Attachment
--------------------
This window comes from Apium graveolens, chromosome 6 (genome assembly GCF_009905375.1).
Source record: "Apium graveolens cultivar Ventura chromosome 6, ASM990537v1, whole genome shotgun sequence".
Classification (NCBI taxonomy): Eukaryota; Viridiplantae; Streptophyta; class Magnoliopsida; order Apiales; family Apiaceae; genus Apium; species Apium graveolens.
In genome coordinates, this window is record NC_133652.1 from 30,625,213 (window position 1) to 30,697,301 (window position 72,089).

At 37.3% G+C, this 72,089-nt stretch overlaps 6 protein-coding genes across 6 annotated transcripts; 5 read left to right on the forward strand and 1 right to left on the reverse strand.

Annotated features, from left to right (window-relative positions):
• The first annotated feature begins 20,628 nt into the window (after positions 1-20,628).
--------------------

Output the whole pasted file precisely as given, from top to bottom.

This window comes from Apium graveolens, chromosome 6 (genome assembly GCF_009905375.1).
Source record: "Apium graveolens cultivar Ventura chromosome 6, ASM990537v1, whole genome shotgun sequence".
Classification (NCBI taxonomy): Eukaryota; Viridiplantae; Streptophyta; class Magnoliopsida; order Apiales; family Apiaceae; genus Apium; species Apium graveolens.
In genome coordinates, this window is record NC_133652.1 from 30,625,213 (window position 1) to 30,697,301 (window position 72,089).

At 37.3% G+C, this 72,089-nt stretch overlaps 6 protein-coding genes across 6 annotated transcripts; 5 read left to right on the forward strand and 1 right to left on the reverse strand.

Annotated features, from left to right (window-relative positions):
• The first annotated feature begins 20,628 nt into the window (after positions 1-20,628).